This year’s Rugby World Cup is one of the most anticipated competitions in recent times. England and Wales are the hosts of the competition and both sides will be keen to perform well on home soil, hoping the atmosphere can prove a leveller against much-fancied opponents from the southern hemisphere.
While the tournament will have a large impact on a number of key industries for the remainder of 2015, the technology industry is set to prosper dramatically from the increased advertising and marketing. Toshiba, Canon and Fujitsu are all leading corporations and are market leaders in that particular industry, all of which are huge sponsors for the upcoming competition.
These firms will all want to tap into the stardust that such a major sporting event has and cash in on better sales. At the 2010 World Cup in South Africa, Coca Cola saw a rise in profits after their increased role in the public domain and these companies will be quietly confident that the same sort of big increase could occur for them especially coming, as it does, just before the big push for festive sales. Coca Cola has had a strong link to such sporting events in a bid to establish its position as a big market leader – and the drinks giant is another key sponsor at the Rugby World Cup.
Technological markets should, in theory, prosper from the added exposure and additional time in the public eye. Many are expecting to see a dramatic rise in the price of shares, and the technology industry is well placed to be the major beneficiary from this year’s tournament due to the likely target audience, the calibre of the companies involved and time of the year – with the final set to be held at Twickenham on October 31.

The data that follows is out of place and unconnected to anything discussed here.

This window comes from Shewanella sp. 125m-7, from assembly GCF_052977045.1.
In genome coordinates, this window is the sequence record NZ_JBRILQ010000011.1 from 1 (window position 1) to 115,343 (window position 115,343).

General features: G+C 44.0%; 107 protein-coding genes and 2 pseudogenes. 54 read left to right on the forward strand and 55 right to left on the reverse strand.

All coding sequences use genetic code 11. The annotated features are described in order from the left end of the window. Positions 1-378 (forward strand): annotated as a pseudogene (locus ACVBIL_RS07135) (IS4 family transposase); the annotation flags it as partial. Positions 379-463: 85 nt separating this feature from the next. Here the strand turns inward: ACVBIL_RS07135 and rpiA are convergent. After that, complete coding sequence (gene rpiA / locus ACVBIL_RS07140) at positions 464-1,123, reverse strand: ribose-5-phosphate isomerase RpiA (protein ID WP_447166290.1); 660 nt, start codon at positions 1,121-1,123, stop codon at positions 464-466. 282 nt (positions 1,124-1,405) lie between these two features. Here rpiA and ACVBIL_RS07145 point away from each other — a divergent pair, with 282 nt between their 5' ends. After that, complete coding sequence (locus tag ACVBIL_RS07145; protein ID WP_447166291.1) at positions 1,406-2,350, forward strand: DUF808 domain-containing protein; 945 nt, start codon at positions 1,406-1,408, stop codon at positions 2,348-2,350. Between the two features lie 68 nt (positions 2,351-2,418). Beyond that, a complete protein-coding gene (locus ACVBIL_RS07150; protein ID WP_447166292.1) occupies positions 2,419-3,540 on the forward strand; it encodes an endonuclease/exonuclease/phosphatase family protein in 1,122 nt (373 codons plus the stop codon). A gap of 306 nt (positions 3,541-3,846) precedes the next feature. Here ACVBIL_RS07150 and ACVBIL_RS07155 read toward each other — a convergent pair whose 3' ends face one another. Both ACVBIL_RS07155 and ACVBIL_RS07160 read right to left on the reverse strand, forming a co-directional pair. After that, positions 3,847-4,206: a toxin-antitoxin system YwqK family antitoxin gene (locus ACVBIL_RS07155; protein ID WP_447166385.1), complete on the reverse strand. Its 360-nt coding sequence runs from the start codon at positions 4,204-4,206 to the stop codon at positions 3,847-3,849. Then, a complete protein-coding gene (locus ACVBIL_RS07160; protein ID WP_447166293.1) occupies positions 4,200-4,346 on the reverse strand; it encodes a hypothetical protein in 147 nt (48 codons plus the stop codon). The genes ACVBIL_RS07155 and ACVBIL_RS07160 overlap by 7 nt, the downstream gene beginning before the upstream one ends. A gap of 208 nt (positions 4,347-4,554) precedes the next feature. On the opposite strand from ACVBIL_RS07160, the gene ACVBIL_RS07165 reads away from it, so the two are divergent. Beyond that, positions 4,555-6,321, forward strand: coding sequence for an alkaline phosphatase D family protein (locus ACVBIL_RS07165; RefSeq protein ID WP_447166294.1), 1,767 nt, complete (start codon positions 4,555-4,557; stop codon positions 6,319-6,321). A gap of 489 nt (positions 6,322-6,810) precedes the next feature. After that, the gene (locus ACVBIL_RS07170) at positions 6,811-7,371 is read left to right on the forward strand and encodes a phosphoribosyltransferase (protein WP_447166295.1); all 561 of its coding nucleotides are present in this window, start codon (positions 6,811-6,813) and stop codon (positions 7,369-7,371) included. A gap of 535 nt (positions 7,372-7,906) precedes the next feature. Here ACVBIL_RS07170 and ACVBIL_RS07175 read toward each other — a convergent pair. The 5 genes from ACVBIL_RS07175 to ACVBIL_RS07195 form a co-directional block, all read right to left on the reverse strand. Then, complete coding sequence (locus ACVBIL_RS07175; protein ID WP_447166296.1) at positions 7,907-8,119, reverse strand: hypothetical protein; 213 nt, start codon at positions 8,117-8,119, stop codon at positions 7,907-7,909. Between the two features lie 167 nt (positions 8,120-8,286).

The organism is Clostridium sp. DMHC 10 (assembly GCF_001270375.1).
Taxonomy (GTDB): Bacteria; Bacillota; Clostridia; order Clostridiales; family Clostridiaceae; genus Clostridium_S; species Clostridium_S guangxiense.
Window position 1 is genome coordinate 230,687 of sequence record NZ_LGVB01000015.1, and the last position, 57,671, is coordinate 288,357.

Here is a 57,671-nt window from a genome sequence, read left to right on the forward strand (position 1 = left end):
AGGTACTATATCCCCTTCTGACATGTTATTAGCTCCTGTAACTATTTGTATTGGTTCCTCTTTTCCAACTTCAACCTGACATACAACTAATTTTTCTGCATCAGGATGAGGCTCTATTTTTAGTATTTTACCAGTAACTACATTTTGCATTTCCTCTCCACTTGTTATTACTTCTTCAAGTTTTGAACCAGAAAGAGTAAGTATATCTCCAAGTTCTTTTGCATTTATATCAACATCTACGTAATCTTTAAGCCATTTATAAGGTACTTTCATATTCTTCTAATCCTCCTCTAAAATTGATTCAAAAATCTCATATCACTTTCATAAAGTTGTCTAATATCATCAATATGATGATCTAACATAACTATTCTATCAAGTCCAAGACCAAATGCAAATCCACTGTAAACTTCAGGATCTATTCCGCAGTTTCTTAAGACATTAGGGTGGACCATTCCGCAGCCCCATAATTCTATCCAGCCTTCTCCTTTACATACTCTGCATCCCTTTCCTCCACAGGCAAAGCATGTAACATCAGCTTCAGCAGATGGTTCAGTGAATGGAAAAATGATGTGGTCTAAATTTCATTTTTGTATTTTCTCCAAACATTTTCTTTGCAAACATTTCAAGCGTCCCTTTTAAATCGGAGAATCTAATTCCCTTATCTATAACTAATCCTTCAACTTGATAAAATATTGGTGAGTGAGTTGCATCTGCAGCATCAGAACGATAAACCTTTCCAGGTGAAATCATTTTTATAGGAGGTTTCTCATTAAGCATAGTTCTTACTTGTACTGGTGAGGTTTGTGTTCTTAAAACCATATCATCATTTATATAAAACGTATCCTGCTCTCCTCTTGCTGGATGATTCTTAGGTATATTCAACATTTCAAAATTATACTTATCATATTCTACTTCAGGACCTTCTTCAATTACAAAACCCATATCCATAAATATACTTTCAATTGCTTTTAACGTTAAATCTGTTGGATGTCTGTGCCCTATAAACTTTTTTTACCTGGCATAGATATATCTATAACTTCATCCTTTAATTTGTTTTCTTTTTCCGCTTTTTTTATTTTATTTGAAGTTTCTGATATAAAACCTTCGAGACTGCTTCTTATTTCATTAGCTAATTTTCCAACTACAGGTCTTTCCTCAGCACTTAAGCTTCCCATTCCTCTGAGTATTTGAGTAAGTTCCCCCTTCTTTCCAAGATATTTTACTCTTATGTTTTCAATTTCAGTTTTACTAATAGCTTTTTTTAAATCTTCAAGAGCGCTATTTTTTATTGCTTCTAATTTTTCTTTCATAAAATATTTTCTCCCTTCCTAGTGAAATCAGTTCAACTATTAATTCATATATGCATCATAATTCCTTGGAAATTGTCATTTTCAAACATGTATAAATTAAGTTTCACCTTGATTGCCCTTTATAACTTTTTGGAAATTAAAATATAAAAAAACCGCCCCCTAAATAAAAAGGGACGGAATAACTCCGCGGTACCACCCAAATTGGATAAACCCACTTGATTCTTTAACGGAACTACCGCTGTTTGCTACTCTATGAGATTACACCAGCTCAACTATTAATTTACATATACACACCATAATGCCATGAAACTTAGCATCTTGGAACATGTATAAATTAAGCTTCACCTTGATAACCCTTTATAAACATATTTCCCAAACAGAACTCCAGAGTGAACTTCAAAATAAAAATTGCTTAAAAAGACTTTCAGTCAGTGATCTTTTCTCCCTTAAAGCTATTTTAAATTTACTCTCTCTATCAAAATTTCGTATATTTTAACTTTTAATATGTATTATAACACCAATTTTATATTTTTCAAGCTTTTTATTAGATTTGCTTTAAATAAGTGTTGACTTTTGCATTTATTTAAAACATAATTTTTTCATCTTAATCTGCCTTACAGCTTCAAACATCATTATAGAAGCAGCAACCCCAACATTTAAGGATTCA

Tournaments are always a good opportunity to push the sale of consumer electronics – with fans seizing on events as the reason to upgrade to a bigger and better television for example. Digital radios, tablets and smartphones are also needed for the hardcore fan to keep up with the action from all 48 matches.
Off the field technology will continue to help to determine the all-important close refereeing decisions within games – and the efficient way this is put to use in rugby may well encourage more sports to embrace technology in similar ways.
There are a number of different ways that this year’s Rugby World Cup will be important on the technological industry but ultimately, it all boils down to one thing: money.
Sponsors have an opportunity with the Rugby World Cup, it’s their responsibility not to squander this chance. They’ll have access to the eyes and ears of millions of fans throughout the tournament, they need to use this and ensure that the money they have spent spreads the word about their latest products and helps to drive sales.
With a number of technological companies involved in the sponsorship, we may be set for a battle between these giants that mirrors the high octane sporting feast on the field of play.